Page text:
For example, Animal Crossing and Among Us have become one of the hottest go-to places to bond with friends and colleagues online. And in April 2020, Epic Games broke their previous streaming records when their most popular game Fortnite became the venue for an in-game concert by American rapper Travis Scott. The event was titled “Astronomical” and it undoubtedly lived up to its name when 12.3 million players joined to watch the 9-minute virtual performance.
This trend has inspired traditional brands to make inroads into the gaming world. A great example is DHL’s sponsorship of the Dota 2 tournament run by the Electronic Sports League (ESL). EffiBOT, a digital avatar of DHL’s autonomous mobile robot, delivered goods to players in game, prompting the crowd to chant “DHL, DHL, DHL” in delight.
Andreessen Horowitz has described this next generation of games as ‘..the new mall’ and ‘the next social network’. Eager to catch up, more gaming companies are introducing more social features such as voice chat, live streaming and customizable avatars.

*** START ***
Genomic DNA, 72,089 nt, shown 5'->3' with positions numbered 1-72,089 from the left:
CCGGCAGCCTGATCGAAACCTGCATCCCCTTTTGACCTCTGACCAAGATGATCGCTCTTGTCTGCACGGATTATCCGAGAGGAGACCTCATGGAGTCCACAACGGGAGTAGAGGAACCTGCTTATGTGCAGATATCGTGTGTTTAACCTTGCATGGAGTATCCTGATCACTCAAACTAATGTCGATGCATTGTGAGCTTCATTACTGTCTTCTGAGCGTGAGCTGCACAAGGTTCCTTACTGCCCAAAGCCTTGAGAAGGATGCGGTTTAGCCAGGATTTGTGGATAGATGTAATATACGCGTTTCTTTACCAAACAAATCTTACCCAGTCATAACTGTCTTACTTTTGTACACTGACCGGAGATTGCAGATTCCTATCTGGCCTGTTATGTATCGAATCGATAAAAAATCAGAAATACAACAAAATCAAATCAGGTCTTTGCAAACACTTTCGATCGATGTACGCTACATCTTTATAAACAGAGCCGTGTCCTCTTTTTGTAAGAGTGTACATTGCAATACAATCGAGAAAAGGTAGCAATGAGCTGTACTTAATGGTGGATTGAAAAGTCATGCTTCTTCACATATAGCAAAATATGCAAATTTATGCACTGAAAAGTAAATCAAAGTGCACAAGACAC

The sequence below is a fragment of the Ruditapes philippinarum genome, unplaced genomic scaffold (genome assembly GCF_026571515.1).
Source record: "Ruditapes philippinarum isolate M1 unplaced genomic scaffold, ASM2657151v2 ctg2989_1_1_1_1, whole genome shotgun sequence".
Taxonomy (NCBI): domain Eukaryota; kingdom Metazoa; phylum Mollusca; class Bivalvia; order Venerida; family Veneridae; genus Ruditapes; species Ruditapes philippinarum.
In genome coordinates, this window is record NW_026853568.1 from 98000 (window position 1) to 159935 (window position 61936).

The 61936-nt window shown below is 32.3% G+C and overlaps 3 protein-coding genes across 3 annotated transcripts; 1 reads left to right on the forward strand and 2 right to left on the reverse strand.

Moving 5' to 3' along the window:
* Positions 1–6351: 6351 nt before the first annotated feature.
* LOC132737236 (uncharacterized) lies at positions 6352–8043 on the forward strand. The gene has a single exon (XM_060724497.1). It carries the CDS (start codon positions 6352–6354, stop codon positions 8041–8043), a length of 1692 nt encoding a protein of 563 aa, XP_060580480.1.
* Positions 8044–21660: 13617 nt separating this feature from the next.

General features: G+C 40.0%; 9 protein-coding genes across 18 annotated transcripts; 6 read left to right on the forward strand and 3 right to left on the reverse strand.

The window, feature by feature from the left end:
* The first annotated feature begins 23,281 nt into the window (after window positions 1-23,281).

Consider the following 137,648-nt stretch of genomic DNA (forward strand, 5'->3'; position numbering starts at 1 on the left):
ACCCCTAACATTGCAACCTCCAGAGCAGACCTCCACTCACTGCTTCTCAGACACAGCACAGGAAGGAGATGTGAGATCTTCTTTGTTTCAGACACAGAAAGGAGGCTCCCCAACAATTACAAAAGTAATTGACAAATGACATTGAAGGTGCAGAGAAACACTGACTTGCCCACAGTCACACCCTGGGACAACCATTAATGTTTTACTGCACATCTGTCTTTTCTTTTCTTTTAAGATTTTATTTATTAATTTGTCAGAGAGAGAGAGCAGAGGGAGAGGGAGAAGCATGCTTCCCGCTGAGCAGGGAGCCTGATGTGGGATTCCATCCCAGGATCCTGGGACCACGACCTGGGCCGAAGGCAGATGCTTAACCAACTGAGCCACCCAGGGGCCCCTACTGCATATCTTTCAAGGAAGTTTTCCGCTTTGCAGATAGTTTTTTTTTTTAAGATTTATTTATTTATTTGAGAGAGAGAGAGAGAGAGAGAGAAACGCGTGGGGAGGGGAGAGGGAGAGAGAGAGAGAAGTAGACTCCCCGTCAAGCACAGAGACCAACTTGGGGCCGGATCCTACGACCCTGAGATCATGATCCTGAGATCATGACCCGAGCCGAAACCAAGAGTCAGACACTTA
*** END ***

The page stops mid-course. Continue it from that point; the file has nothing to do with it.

This tendency works in the opposite direction too: introducing gaming features to the digital hangouts that have become ubiquitous during the pandemic. For example, startups including Bunch and Houseparty have implemented games in their group video chat experience to spice things up and prevent conversation from drying out.
So, there’s a huge opportunity for traditional gaming companies and communication startups to shape the future of this space and invent the next hybrid experience.
Games and apps that encourage social interaction
Re-imagining the live music experience
After shows were canceled, artists and promoters tried to maintain visibility by live streaming events on social media. In March 2020, DJ D-Nice streamed live on Instagram for the first time, with an audience of more than 100,000 turning in.
The bombastic electronic dance music festival Tomorrowland produced its first digital festival in July 2020. With no limits on audience capacity, over one million viewers tuned in during the live stream – more than double the expected number for the physical event. What’s notable is that partygoers were still willing to pay for the privilege, with the cheapest tickets selling for €12.50. On the back of this success, Tomorrowland followed up with a New Year’s Eve party that was attended by people from more than 151 different countries.